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Jacob Kelter (he/him)

PhD Student in Computer Science &Learning Sciences

Jacob Kelter (he/him)

I love to learn about many different types of complex systems, including the human mind learning about other complex systems!”

Jacob Kelter is a PhD candidate in the joint Computer Science and Learning Sciences Program through the School of Education and Social Policy and the McCormick School of Engineering. His research interests lie in creating and studying computational tools for making sense of complexity in the world. Jacob’s dissertation research focuses on using computational modeling in science education, currently in the context of materials science and engineering. His work includes collaboratively redesigning the introductory materials science and engineering course to make central use of computational agent-based modeling and studying the effects of the redesign on student learning and understanding of complex phenomena. Jacob is a Presidential Fellow, the most prestigious fellowship awarded to graduate students by Northwestern. 

How would you describe your research and/or work to a non-academic audience?
I create computational models for making sense of complex systems and then study people learning with those tools.

A simple example is a model of a forest fire. We model the forest as a grid, like a checkerboard. Each spot is either empty or has a tree, and trees can be on fire or not. Then, the simple "update rule" is that trees on fire light their neighbors on fire and then burn out. From this simple model you can understand many aspects of the spread of forest fires. Models with different entities and rules can be used to understand all sorts of complex systems ranging from physical things like materials to social systems like economies.

My work involves making models like this, designing educational curricula that use them, and then studying how people learn with them.

Tell us what inspired your research and/or work.
As an undergraduate I took a course with my current adviser on computational modeling. In that course I saw a model on a materials science phenomenon called “grain growth.” I had already taken an entire course on grain growth in the materials science department and never really felt I understood it. After playing around with the computational model for about an hour, I felt I understood grain growth for the first time. That was a really powerful learning experience for me, and it inspired me to want to help other people have similar experiences.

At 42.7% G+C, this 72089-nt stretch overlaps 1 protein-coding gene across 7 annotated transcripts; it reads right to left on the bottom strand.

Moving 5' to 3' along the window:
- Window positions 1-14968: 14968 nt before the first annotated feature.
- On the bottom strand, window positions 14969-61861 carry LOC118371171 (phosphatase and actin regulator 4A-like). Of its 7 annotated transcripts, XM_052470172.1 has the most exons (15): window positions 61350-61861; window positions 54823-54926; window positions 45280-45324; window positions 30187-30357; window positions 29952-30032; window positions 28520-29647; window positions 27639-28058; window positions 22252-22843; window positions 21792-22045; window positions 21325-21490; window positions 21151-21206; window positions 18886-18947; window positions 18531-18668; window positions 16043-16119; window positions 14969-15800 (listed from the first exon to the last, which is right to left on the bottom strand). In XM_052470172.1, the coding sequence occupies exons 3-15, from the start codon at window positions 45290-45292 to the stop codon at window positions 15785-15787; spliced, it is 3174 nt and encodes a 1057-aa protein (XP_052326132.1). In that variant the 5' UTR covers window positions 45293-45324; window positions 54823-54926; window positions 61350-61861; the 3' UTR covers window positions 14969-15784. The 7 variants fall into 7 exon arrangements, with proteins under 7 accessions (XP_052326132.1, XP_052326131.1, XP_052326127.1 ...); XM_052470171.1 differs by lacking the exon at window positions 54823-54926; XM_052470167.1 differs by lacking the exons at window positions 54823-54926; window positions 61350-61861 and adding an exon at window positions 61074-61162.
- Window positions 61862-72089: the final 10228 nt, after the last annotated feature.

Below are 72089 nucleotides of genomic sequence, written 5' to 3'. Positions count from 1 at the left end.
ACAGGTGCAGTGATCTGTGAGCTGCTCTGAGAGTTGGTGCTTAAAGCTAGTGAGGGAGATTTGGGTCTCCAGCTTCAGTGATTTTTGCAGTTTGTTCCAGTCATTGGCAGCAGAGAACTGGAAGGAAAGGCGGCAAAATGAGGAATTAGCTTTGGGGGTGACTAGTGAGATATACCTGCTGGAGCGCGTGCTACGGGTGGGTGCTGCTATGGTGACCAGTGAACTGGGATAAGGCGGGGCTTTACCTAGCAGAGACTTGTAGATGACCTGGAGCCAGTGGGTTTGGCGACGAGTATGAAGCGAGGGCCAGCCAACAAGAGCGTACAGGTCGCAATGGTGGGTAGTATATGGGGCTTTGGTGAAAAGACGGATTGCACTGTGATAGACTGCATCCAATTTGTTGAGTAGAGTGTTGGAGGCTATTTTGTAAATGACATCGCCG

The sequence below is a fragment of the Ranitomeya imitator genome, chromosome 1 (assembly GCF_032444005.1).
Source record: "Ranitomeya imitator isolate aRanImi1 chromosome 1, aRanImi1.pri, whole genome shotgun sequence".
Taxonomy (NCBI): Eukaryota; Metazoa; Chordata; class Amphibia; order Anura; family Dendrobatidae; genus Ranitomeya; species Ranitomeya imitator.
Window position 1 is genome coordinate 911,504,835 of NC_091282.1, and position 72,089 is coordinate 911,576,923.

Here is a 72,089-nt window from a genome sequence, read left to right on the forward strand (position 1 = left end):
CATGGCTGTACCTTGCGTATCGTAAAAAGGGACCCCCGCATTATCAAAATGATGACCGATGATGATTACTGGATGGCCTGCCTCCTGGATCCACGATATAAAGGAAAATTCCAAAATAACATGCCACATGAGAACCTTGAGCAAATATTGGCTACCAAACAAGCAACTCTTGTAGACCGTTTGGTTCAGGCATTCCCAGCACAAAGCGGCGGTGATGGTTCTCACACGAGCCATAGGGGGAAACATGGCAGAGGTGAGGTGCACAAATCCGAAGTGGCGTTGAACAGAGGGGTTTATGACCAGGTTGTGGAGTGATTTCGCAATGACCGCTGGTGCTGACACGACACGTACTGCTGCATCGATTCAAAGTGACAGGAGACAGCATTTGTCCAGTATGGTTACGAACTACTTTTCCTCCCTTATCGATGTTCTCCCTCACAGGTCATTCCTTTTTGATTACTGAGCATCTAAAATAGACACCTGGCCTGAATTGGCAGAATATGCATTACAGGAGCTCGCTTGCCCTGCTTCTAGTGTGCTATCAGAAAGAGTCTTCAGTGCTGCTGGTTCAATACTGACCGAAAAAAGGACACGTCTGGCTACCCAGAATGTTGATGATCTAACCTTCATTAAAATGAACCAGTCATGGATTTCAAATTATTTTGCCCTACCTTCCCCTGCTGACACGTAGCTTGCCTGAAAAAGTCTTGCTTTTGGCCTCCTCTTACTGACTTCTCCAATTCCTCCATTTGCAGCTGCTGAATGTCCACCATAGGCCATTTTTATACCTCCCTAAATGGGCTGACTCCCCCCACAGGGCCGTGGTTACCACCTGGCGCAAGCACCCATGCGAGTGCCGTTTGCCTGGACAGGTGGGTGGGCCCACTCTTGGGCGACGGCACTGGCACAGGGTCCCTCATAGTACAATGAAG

What do you find both rewarding and challenging about your research and/or work?
I love to learn about many different types of complex systems, including the human mind learning about other complex systems! Many aspects of research are challenging, but I think the hardest part for me is framing the research questions.

What books are on your bedside table?
Currently on my table: Being You: A New Science of Consciousness by Anil Seth, Models and Modeling: Cognitive Tools for Scientific Enquiry by Myint Swe Khine and Issa M. Saleh, Education in a Time Between Worlds by Zachary Stein, Sister Outsider: Essays and Speeches by Audre Lorde, Queer: a Graphic History written by Dr Meg-John Barker and illustrated by Jules Scheele, The Hebrew Priestess by Jill Hammer and Taya Shere, and Pirkie Avot with three medieval commentaries in Hebrew.

What did you originally want to be when you grew up?
A scientist

What advice would you give your younger self or someone considering a similar path?
Take as few lecture-based courses and as many project-based and discussion-based courses as possible. But also, minimize the number of courses you take and focus on working on real things.

Published: June 7, 2022

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